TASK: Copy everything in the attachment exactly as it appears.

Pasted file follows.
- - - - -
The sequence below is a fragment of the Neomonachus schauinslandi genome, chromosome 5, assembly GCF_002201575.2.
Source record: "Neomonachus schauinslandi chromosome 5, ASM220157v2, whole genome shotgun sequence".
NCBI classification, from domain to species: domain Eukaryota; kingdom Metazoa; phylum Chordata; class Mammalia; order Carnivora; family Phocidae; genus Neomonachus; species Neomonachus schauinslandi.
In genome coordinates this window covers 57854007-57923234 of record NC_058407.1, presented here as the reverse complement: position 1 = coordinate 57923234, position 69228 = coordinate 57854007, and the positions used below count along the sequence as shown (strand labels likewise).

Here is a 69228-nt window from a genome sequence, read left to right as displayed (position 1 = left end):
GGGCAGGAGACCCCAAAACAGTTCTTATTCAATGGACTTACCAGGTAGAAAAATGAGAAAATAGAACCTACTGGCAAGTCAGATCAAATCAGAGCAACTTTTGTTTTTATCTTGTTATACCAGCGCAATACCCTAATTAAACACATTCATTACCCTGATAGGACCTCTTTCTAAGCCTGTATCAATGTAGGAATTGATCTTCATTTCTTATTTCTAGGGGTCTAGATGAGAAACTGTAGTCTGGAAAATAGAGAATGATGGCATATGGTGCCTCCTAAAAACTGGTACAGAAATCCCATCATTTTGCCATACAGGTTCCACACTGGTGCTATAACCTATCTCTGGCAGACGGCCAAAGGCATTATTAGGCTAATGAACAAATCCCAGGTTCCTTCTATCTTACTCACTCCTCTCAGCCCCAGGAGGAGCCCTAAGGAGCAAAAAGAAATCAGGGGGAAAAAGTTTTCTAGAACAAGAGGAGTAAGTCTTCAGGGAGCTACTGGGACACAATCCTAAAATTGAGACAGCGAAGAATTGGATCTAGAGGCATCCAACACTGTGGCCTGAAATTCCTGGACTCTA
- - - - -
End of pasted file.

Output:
The sequence below is a fragment of the Neomonachus schauinslandi genome, chromosome 5, assembly GCF_002201575.2.
Source record: "Neomonachus schauinslandi chromosome 5, ASM220157v2, whole genome shotgun sequence".
NCBI classification, from domain to species: domain Eukaryota; kingdom Metazoa; phylum Chordata; class Mammalia; order Carnivora; family Phocidae; genus Neomonachus; species Neomonachus schauinslandi.
In genome coordinates this window covers 57854007-57923234 of record NC_058407.1, presented here as the reverse complement: position 1 = coordinate 57923234, position 69228 = coordinate 57854007, and the positions used below count along the sequence as shown (strand labels likewise).

Here is a 69228-nt window from a genome sequence, read left to right as displayed (position 1 = left end):
GGGCAGGAGACCCCAAAACAGTTCTTATTCAATGGACTTACCAGGTAGAAAAATGAGAAAATAGAACCTACTGGCAAGTCAGATCAAATCAGAGCAACTTTTGTTTTTATCTTGTTATACCAGCGCAATACCCTAATTAAACACATTCATTACCCTGATAGGACCTCTTTCTAAGCCTGTATCAATGTAGGAATTGATCTTCATTTCTTATTTCTAGGGGTCTAGATGAGAAACTGTAGTCTGGAAAATAGAGAATGATGGCATATGGTGCCTCCTAAAAACTGGTACAGAAATCCCATCATTTTGCCATACAGGTTCCACACTGGTGCTATAACCTATCTCTGGCAGACGGCCAAAGGCATTATTAGGCTAATGAACAAATCCCAGGTTCCTTCTATCTTACTCACTCCTCTCAGCCCCAGGAGGAGCCCTAAGGAGCAAAAAGAAATCAGGGGGAAAAAGTTTTCTAGAACAAGAGGAGTAAGTCTTCAGGGAGCTACTGGGACACAATCCTAAAATTGAGACAGCGAAGAATTGGATCTAGAGGCATCCAACACTGTGGCCTGAAATTCCTGGACTCTA